The board of governors of the Academy of Motion Picture Arts and Sciences is to review Harvey Weinstein’s membership at an emergency meeting, BBC report.
The 54-member board is made up of actors, directors, and film executives, including Tom Cruise, Whoopi Goldberg, and Steven Spielberg.
The academy, which organises the Oscars, previously called Mr Weinstein’s actions “abhorrent”.
The movie mogul has been accused of a string of sexual assaults and rape.
The emergency meeting follows an avalanche of accusations against the producer by more than two dozen women, including actresses Angelina Jolie, Gwyneth Paltrow, and Rose McGowan, who alleges that he raped her in a hotel room.
Police forces in the US and the UK are investigating the allegations.
Weinstein, who is believed to be in Europe seeking therapy, has insisted through a spokeswoman that any sexual contacts he had were consensual, and he denies accusations of criminal sexual harassment, rape and sexual assault.
As the co-founder of Miramax Pictures and the Weinstein Company, Weinstein produced some of cinema’s most celebrated films, including Pulp Fiction, The English Patient, and Shakespeare in Love.
The Academy of Motion Picture Arts and Sciences board are expected to discuss the future of Weinstein’s membership. The British Academy Film Awards (Bafta) has already suspended the disgraced mogul.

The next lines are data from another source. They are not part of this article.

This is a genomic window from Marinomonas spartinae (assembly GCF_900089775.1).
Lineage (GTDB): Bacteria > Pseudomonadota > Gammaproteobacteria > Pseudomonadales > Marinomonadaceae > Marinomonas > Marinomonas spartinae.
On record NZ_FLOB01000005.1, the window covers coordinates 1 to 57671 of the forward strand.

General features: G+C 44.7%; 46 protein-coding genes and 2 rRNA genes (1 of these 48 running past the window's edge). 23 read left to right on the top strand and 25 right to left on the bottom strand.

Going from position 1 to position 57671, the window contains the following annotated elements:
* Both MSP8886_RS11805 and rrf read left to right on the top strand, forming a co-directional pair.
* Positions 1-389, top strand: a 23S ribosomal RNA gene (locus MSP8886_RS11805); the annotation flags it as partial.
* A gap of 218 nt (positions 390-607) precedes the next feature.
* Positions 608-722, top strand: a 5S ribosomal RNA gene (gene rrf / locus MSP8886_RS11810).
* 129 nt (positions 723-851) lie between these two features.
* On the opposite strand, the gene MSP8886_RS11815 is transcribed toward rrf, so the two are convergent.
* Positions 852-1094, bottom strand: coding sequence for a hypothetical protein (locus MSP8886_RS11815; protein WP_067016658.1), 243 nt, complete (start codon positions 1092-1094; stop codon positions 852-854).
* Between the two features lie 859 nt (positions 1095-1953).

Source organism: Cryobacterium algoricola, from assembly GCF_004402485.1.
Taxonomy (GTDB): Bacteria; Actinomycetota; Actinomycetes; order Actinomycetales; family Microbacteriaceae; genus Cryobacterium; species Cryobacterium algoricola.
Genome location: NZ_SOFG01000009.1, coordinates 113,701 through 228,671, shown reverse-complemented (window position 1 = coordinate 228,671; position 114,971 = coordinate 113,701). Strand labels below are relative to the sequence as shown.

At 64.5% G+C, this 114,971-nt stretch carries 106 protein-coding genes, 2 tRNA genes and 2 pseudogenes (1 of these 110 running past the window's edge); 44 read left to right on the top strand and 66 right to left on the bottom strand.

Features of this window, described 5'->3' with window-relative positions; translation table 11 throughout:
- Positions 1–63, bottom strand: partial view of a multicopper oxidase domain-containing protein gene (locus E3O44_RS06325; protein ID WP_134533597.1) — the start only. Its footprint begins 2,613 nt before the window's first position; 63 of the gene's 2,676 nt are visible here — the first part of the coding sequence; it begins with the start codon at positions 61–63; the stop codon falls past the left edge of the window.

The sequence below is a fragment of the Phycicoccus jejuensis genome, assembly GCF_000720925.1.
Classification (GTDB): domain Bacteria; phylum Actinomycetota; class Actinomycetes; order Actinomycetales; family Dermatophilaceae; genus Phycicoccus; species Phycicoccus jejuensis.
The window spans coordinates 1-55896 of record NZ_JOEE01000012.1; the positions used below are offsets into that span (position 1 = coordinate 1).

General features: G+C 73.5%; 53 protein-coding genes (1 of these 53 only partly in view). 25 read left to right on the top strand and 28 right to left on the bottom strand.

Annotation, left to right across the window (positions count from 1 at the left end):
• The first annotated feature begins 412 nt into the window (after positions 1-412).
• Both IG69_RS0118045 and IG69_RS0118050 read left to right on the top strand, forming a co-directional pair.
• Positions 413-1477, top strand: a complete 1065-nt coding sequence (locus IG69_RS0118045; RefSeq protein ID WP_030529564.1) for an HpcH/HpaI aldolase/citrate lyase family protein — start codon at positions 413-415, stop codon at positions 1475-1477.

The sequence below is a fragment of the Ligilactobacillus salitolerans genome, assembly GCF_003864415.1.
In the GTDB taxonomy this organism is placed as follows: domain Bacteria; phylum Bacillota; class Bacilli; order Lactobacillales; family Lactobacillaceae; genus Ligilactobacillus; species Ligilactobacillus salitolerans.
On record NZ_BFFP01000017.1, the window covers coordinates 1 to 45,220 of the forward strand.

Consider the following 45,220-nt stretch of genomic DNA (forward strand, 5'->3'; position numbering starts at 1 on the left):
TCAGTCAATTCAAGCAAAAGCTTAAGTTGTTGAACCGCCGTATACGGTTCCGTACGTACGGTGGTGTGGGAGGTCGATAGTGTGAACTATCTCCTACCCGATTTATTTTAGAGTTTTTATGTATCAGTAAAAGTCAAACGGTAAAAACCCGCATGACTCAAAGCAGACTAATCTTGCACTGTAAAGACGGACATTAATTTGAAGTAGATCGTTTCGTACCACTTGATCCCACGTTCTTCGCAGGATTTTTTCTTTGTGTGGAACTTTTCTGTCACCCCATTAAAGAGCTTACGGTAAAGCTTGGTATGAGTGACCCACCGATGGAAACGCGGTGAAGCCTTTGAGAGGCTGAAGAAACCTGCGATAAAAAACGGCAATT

President Pierre Lescure, the president of the Cannes Film Festival, where Weinstein was a regular, said the organisation was “dismayed to learn of the accusations”.
His brother, Bob Weinstein, was quoted by the Hollywood Reporter as saying he wanted Weinstein out of the Academy.
“I was gonna actually write [to the Academy]. And I will do it. I am gonna write a note to them saying he definitely should be kicked out of the Academy,,” the paper quoted him as saying.
Earlier, Bob Weinstein denied media reports that the Weinstein Company – which has placed Harvey Weinstein on indefinite leave – could now be closed or sold.
But reports in the Los Angeles Times said that financers had begun to pressure the company to sell and potential buyers were circling.
The Wall Street Journal also reported the company was “exploring a sale or shutdown” and was “unlikely to continue as an independent entity”.